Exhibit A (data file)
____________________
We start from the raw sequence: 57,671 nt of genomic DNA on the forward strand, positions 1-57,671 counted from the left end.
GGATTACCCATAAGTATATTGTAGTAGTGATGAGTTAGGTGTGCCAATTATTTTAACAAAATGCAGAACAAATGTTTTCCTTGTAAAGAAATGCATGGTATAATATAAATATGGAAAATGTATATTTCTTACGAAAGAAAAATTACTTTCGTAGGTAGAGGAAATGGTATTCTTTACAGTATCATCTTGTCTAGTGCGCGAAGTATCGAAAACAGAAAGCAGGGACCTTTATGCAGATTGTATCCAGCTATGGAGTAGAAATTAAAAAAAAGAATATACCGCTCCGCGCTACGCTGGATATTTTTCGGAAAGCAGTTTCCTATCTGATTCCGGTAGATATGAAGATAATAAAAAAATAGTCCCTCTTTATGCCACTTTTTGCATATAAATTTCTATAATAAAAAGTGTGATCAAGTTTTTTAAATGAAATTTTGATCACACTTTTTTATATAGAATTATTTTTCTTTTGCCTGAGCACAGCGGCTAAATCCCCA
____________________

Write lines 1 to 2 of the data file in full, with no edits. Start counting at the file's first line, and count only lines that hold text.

We start from the raw sequence: 57,671 nt of genomic DNA on the forward strand, positions 1-57,671 counted from the left end.
GGATTACCCATAAGTATATTGTAGTAGTGATGAGTTAGGTGTGCCAATTATTTTAACAAAATGCAGAACAAATGTTTTCCTTGTAAAGAAATGCATGGTATAATATAAATATGGAAAATGTATATTTCTTACGAAAGAAAAATTACTTTCGTAGGTAGAGGAAATGGTATTCTTTACAGTATCATCTTGTCTAGTGCGCGAAGTATCGAAAACAGAAAGCAGGGACCTTTATGCAGATTGTATCCAGCTATGGAGTAGAAATTAAAAAAAAGAATATACCGCTCCGCGCTACGCTGGATATTTTTCGGAAAGCAGTTTCCTATCTGATTCCGGTAGATATGAAGATAATAAAAAAATAGTCCCTCTTTATGCCACTTTTTGCATATAAATTTCTATAATAAAAAGTGTGATCAAGTTTTTTAAATGAAATTTTGATCACACTTTTTTATATAGAATTATTTTTCTTTTGCCTGAGCACAGCGGCTAAATCCCCA